People look down on them. “They carry disease,” they say. They have that long tail; they scuttle along tops of fences and . . . but when my little Rocky cat gets one—a baby one—that sits frozen in fear in the grass before the great beast, a play thing for a while, until . . I’m sorry. I just can’t let it happen. I know, it’s just a—yes—a rat.
But wait a minute. Let’s not jump to conclusions.
As a kid, I had hamsters. Not much different than a rat, really. I did a little poking around on the Internet this morning and found some interesting tidbits on rats. In Roman times, mice and rats were simply referred to as a “little mouse” or a “big mouse.” So, my referral to them as “mousie” seems rather appropriate indeed. The notion that they carry disease is also not true; in fact, wild rats are robust, healthy little creatures. The city-dwellers have developed parasites due to their poor diet—sort of reminds me of the city-dwelling humans? McDonalds, Taco Bell . . . make sense? They live in colonies and are intelligent, clean and highly social. They are easily trained. They were worshiped in ancient times, thought of as good omens. In India, they are treated like royalty. So my interest (fondness?) for them isn’t out of whack after all. One little rat, fondly referred to as “Little Chef” captured our hearts in Disney’s Ratatouille. They are quite fascinating! Back to my story—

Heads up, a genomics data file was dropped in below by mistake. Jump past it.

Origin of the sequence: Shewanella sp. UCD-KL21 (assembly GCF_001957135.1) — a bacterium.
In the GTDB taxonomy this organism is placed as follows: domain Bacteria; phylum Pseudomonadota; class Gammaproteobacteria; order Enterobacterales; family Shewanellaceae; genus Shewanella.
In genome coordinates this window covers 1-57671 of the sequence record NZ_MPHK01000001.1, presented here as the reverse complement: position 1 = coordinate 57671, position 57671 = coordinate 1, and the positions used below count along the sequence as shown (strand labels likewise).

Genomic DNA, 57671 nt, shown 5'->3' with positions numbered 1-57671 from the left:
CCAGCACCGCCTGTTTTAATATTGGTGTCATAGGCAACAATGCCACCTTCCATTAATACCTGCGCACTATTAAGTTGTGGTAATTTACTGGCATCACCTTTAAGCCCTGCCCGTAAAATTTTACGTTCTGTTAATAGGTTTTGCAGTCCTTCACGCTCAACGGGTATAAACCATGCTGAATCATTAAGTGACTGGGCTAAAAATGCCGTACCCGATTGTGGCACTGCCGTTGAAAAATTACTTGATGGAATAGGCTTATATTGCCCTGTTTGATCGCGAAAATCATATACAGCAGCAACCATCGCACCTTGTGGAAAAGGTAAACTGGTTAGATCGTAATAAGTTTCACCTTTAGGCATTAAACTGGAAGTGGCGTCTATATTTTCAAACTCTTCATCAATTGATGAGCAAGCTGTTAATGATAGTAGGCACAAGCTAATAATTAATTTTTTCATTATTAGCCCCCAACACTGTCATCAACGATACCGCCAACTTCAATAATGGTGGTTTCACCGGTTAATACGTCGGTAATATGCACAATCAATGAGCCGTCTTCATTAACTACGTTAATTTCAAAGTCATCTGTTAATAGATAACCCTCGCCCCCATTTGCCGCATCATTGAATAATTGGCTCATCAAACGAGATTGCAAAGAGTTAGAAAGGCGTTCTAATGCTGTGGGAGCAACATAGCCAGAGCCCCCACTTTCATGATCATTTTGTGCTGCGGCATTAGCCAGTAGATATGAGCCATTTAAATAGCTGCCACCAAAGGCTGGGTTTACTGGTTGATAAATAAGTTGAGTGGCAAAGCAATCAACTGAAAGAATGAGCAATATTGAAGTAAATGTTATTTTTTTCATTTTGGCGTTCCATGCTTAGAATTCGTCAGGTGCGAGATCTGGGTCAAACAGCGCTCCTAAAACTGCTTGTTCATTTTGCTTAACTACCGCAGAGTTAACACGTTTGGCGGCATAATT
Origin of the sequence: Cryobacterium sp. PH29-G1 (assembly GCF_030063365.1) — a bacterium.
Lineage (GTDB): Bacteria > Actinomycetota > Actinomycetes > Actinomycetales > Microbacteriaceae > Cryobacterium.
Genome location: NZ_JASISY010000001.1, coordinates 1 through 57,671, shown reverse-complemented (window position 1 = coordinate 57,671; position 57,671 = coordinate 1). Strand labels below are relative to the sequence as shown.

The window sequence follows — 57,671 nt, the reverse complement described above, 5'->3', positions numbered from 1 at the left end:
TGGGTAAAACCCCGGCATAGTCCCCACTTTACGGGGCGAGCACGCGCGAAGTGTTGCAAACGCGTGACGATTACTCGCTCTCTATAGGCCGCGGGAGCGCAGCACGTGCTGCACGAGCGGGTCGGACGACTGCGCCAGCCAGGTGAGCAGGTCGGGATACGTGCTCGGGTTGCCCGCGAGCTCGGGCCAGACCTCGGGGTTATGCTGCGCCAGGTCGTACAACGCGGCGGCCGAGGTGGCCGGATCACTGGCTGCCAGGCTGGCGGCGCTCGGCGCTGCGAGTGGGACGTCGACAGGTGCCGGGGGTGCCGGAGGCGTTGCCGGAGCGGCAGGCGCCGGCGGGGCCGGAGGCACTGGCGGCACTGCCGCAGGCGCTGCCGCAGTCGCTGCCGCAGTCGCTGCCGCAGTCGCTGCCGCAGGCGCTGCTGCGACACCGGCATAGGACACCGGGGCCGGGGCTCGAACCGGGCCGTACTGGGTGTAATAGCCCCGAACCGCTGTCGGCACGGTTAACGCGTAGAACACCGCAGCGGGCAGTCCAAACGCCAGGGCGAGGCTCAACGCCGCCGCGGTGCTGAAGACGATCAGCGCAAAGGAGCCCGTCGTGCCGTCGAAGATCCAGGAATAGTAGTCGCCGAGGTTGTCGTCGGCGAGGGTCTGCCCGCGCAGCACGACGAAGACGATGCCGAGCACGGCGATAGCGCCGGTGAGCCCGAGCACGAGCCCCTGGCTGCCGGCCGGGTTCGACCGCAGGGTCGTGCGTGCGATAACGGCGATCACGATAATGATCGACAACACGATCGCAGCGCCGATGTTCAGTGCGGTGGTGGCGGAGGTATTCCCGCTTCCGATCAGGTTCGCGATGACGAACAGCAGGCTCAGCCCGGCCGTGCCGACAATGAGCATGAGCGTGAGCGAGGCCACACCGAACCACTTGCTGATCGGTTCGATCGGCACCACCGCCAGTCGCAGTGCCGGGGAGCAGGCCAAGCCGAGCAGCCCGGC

Rocky leaves plenty at the back door, already dispatched, but when one appears that’s fully alive and actually (yes, I do believe this) a cute little creature, I simply must intervene.
It happened twice this week. The first catch and release was successful. I snatched him from the jaws of sure death and let him off in a big field down by the river. Sure prey to some creature, but not batted around and tortured in front of me. This one had a tasty meal before he went to sleep for the last time. I thought he was fine; he was surely active when I grabbed my plastic rat-catching bowl to capture him from Rocky.
I set him on the table under the patio window, put a little bird seed in there, a tiny piece of cheese, a handful of leaves in which to burrow and a thimble-sized bowl of water. His back feet were pinkish and quite large, human-like really. He did drink (or wash in) the water, too, because there was dirt on the bottom. I heard him crunching on his seeds. Before we went to bed, he was snuggled down in the bed of leaves. I was planning to take him to the field this morning, but when I peered in on my mousie, he was on his side, little feet curled. Gone. Instantly my eyes grew wet. He was one of God’s creatures no matter what and he was gone, maimed by my sweet Rocky. But he spent his last hours in a warm little nest of oak leaves with food at hand, not frightened to death by a huge-to-him beast with razor sharp claws who would eventually tire of the chase.
I buried him in the flower garden this morning, with his little piece of cheese.